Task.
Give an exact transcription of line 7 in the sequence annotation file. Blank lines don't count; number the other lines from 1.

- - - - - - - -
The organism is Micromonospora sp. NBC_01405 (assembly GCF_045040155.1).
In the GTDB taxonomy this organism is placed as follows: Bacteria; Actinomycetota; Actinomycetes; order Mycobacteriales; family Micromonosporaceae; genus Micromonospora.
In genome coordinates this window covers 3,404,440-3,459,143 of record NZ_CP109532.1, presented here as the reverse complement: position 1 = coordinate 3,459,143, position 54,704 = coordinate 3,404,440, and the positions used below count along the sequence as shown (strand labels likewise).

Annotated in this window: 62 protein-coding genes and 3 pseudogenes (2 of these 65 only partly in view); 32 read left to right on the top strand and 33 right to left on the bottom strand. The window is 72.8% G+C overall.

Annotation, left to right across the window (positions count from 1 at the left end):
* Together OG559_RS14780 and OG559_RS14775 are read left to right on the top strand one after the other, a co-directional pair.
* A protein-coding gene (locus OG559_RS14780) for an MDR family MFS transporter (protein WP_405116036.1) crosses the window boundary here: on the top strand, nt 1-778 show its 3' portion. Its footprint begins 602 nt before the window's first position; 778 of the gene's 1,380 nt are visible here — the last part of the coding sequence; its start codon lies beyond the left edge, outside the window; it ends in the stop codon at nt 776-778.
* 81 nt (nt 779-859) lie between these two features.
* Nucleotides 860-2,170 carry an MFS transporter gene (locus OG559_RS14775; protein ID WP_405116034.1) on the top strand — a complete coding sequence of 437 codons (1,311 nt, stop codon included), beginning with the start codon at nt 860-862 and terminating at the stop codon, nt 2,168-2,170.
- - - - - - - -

* A protein-coding gene (locus OG559_RS14780) for an MDR family MFS transporter (protein WP_405116036.1) crosses the window boundary here: on the top strand, nt 1-778 show its 3' portion. Its footprint begins 602 nt before the window's first position; 778 of the gene's 1,380 nt are visible here — the last part of the coding sequence; its start codon lies beyond the left edge, outside the window; it ends in the stop codon at nt 776-778.